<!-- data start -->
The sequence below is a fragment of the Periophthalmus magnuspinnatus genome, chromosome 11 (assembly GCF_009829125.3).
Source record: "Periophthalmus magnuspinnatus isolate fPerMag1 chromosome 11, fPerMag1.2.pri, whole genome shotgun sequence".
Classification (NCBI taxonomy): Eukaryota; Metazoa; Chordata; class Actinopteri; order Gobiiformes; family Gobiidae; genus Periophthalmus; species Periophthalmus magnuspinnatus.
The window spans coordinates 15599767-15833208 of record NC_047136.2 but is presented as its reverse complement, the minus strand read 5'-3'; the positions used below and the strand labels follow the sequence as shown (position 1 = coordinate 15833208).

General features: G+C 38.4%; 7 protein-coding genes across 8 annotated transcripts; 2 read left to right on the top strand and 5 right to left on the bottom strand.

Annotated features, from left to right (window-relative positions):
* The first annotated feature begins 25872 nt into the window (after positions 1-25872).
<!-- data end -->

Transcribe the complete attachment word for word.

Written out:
The sequence below is a fragment of the Periophthalmus magnuspinnatus genome, chromosome 11 (assembly GCF_009829125.3).
Source record: "Periophthalmus magnuspinnatus isolate fPerMag1 chromosome 11, fPerMag1.2.pri, whole genome shotgun sequence".
Classification (NCBI taxonomy): Eukaryota; Metazoa; Chordata; class Actinopteri; order Gobiiformes; family Gobiidae; genus Periophthalmus; species Periophthalmus magnuspinnatus.
The window spans coordinates 15599767-15833208 of record NC_047136.2 but is presented as its reverse complement, the minus strand read 5'-3'; the positions used below and the strand labels follow the sequence as shown (position 1 = coordinate 15833208).

General features: G+C 38.4%; 7 protein-coding genes across 8 annotated transcripts; 2 read left to right on the top strand and 5 right to left on the bottom strand.

Annotated features, from left to right (window-relative positions):
* The first annotated feature begins 25872 nt into the window (after positions 1-25872).